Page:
Of Bulls, Bears And Flappy Birds
Let's make this fast. I am up to almost 5 on Flappy Bird (officially 1) after only four days, and I'm confident that I've got the hang of it. Still, I'm obliged to take a brief break from repeatedly accidentally killing a crudely animated canary in order to eat some crow.
Peter Sealey, I owe you an apology.
Surely you remember him. He's the Bay Area consultant and former Hollywood executive who back in the early ‘90s was the CMO of Coca-Cola Co. At the time, in addition to presiding over history's best Coke slogan (Always Coca-Cola), Peter was flogging what he called a “New Paradigm” of marketing, in which brands like Coke were not merely goods but media unto themselves. As a commentator on such matters even back in 1993, I responded to the man's vision according to both my thoughtful analysis and critical instincts. That is, I made fun of him.
“No, Peter,” I said from many a lectern. “You are mistaken. Television is a medium. Magazines are a medium. Agar-agar is a medium. Coca-Cola is soda pop.”
Cue the laughter and applause. My column on the subject, if I recall correctly, was headlined “Brother, can you paradigm?” Oh, how clever I can be while being myopic and wrong. Mind you, that was 11 years before I joined the guy in the fearless-visionary racket, but I'm embarrassed about not just my failure of imagination but my arrogance. Can you believe I was such a dick?
No need to answer that question.
Seriously, keep it to yourself.
The point is, amid the ongoing collapse of the legacy media, and the abject failure of new media to sustainably and profitably rise from the wreckage, Peter Sealey's nutty paradigm is suddenly looking prescient. From “owned” branded content to third-party ads on retail Web sites to the resurgence of email marketing to Coke's Facebook page and 12-ounce cans with entertaining messages, brands are using their own assets to speak directly to consumers without the benefit of an intermediary -- such as, say, TV or magazines or billboards or seatback trays. Why pay someone else to carry your freight when you can deliver it more efficiently and intimately yourself? Disintermediation, that's called. Skipping the middleman.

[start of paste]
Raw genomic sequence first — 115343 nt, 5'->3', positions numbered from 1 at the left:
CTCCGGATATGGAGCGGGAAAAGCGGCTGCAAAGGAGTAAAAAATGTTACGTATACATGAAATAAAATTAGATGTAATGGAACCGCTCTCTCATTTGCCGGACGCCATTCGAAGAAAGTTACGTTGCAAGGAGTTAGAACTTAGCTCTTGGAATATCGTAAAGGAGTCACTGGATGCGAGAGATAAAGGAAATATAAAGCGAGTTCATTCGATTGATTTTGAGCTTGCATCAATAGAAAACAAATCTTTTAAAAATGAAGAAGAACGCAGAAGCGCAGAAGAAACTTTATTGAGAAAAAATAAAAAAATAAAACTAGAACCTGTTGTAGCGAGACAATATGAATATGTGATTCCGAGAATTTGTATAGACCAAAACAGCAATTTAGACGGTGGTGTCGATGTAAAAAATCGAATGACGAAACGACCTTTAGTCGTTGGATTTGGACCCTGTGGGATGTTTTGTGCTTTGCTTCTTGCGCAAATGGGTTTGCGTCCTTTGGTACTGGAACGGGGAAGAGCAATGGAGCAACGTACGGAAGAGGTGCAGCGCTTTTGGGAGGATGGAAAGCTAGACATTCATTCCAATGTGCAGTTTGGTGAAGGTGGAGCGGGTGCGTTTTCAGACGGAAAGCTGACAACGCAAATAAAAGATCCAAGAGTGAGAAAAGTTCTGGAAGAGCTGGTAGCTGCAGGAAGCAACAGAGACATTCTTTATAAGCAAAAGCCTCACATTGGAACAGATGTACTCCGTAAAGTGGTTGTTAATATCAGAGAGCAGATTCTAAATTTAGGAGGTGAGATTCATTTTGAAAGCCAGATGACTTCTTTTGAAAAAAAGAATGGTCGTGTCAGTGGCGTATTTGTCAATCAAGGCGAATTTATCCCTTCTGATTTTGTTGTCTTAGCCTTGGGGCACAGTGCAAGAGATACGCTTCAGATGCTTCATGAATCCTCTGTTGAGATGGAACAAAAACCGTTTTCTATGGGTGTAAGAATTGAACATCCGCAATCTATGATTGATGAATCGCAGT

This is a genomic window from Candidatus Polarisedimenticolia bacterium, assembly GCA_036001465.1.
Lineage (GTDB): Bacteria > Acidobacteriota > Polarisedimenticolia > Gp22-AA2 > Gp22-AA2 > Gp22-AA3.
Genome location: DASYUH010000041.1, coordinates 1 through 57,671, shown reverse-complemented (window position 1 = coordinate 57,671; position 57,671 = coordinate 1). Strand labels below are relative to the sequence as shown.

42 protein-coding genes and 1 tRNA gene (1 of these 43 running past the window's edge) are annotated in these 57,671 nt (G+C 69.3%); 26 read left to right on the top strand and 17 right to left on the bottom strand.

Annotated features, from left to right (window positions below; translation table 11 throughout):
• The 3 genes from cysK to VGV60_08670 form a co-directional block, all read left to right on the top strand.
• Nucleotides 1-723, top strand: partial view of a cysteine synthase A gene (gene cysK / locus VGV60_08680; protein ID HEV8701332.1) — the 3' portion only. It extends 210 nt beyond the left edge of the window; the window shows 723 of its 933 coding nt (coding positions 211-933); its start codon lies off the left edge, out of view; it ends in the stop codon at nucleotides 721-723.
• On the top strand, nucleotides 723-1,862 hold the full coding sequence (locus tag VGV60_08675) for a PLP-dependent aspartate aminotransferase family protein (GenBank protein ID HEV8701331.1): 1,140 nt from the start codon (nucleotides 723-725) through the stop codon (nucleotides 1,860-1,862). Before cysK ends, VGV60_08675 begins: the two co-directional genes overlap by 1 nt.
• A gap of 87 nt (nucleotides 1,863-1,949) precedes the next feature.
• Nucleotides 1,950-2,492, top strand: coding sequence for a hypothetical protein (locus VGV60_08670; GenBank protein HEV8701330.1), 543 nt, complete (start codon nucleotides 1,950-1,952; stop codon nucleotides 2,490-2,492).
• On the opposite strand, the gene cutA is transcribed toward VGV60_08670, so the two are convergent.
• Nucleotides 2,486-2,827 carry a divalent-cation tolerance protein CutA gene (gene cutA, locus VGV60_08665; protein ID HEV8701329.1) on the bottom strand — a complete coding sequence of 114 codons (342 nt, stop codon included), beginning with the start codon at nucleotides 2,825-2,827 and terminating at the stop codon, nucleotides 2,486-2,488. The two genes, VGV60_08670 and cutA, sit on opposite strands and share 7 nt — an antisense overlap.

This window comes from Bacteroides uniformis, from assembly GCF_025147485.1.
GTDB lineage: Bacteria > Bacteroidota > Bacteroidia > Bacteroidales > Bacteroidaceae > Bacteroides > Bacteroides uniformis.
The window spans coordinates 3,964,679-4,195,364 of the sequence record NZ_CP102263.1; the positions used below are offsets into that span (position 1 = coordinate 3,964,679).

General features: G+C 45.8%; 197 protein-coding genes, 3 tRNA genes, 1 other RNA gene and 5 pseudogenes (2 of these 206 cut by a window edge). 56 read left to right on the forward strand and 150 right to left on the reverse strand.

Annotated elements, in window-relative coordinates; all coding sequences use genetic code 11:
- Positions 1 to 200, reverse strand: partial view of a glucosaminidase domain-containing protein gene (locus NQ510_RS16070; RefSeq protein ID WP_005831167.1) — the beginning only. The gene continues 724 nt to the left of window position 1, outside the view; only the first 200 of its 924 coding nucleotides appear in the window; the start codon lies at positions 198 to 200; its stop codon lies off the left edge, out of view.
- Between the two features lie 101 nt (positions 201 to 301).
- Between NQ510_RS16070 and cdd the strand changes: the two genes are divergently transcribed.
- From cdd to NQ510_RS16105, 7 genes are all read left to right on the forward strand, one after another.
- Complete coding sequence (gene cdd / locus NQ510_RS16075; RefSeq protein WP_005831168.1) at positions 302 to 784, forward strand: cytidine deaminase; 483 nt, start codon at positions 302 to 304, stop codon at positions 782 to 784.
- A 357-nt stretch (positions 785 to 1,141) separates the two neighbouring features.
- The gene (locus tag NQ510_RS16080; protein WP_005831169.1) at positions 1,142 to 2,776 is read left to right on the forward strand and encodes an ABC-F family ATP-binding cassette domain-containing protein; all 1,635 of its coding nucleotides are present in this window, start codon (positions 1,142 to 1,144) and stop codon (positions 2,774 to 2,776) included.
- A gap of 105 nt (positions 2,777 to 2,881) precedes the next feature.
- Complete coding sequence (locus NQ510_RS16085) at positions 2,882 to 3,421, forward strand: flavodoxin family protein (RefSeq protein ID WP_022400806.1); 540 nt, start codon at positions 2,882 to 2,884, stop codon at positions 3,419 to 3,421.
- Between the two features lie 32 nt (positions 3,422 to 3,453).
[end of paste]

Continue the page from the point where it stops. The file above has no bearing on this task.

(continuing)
What triggered this revelation was a visit to ShadesDaddy.com, an e-tailer of sunglasses. While searching for Oakley Frogskins with clear frame and violet iridium lenses to give me the cocaine-addled ‘80s surfer look that so becomes my advanced age and tweedy sensibilities, I happened across an ad.
For Oakley? For other ShadesDaddy inventory?
Nah. For health insurance. The advertiser was CareFirst, the BlueCross-BlueShield insurance exchange, buying space not from the local paper or Facebook but from ShadesDaddy. Surrounding the ad units, the “content” was an e-store. Yes, ShadesDaddy.com was the medium.
Likewise, eBay's AdChoice, which serves ads on the eBay auction/retail site based on user activity, and Amazon.com's $700 million in display revenue from 2013. On top of that, Jeff Bezos's e-tail superstore will run preroll video spots before Amazon Studios’ initial offering of digitally served programming. The advertiser, GEICO, is buying time on Amazon -- which is akin to Amazon buying time on GEICO. The likes of CBS and Comcast are left out of the equation.
Oh, and where Under Armour is concerned, equally squeezed out are Men's Fitness and Runners World, at least when the sports outfitter emails its RunKeeper blog, which is essentially a custom-published magazine delivered automatically to opted-in customers and prospects.
Then there is Red Bull Media House, which is just that -- offering videos, photos and live events consistent with the brand's hyper-stimulated adventure culture. Does this point to the diminishing relevance of independent media? Well, you know the lyric: “If that billy goat don't pull, Papa's gonna buy you a cart and bull.”
All of this brings me back to Peter Sealey, who saw it all coming. One wonders how he feels when he goes to YouTube and watches "The Polar Bear Film," a 20-years-later realization of his vision, trading on his most iconic advertising achievement. Produced by Ridley and (the late) Tony Scott, it was not a Universal Production or Sony or Paramount. The studio was Coca-Cola.
And all of that brings me
to where where I often land: shaking my head at the media’s current rush toward native advertising, which is just so pathetic and self-defeating. They are whoring themselves for pennies at the
expense of the very reader trust they are offering -- a degrading exercise that will eventually eradicate the very borrowed interest advertisers are seeking. If reach is dwindling, and the editorial
environment is becoming a brothel, and marketers go direct to the target, what reasons remain for marketers to depend on third parties?
That one you can answer if you like. But if you want a vivid simulation of what will become of ad-based media enterprises, may I recommend a nice, relaxing game? It’s called Flappy Bird.